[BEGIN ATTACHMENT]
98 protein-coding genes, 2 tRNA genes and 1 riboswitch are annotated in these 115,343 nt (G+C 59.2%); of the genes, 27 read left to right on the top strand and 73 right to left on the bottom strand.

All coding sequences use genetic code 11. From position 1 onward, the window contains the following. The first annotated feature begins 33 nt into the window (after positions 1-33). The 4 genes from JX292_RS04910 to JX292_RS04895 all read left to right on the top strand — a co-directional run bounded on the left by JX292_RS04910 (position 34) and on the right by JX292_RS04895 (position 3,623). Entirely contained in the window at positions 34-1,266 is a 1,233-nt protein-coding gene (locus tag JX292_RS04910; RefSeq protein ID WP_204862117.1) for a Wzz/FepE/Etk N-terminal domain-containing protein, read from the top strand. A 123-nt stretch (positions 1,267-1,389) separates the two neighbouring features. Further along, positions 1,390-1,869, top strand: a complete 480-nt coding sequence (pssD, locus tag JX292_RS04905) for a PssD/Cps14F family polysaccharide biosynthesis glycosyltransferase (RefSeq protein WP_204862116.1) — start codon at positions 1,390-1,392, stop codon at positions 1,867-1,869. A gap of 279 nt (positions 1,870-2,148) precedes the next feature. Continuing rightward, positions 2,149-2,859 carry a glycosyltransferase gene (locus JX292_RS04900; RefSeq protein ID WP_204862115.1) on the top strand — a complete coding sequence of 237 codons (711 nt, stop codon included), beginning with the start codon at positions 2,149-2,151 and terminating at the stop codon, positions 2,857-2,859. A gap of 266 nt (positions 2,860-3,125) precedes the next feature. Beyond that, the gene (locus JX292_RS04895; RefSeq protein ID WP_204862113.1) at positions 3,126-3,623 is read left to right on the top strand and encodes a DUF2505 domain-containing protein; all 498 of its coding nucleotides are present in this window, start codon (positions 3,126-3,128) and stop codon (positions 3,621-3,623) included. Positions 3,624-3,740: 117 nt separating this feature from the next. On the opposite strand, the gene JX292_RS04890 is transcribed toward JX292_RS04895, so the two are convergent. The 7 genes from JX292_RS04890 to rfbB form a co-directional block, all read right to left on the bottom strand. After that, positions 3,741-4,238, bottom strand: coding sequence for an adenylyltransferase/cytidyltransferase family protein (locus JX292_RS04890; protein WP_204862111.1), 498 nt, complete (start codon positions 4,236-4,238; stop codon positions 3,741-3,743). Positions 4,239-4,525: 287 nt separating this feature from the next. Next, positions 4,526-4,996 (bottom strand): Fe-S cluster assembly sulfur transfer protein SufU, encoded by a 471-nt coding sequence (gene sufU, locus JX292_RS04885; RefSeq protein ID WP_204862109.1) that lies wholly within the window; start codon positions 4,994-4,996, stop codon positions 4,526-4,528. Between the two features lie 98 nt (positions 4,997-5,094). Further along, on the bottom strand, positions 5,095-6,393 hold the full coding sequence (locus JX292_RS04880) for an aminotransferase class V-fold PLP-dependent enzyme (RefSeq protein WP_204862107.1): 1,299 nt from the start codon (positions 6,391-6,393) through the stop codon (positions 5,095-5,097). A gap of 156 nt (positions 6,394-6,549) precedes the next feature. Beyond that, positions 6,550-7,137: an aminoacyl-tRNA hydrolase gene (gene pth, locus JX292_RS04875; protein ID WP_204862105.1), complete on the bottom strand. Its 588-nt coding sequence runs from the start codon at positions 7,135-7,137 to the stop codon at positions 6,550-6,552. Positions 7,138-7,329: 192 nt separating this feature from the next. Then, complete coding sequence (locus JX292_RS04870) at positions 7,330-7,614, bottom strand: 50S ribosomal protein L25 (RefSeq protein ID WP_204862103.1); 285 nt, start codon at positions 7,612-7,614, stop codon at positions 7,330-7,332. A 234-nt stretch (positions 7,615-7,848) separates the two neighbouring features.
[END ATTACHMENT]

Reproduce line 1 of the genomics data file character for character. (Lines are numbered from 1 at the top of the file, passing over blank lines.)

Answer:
98 protein-coding genes, 2 tRNA genes and 1 riboswitch are annotated in these 115,343 nt (G+C 59.2%); of the genes, 27 read left to right on the top strand and 73 right to left on the bottom strand.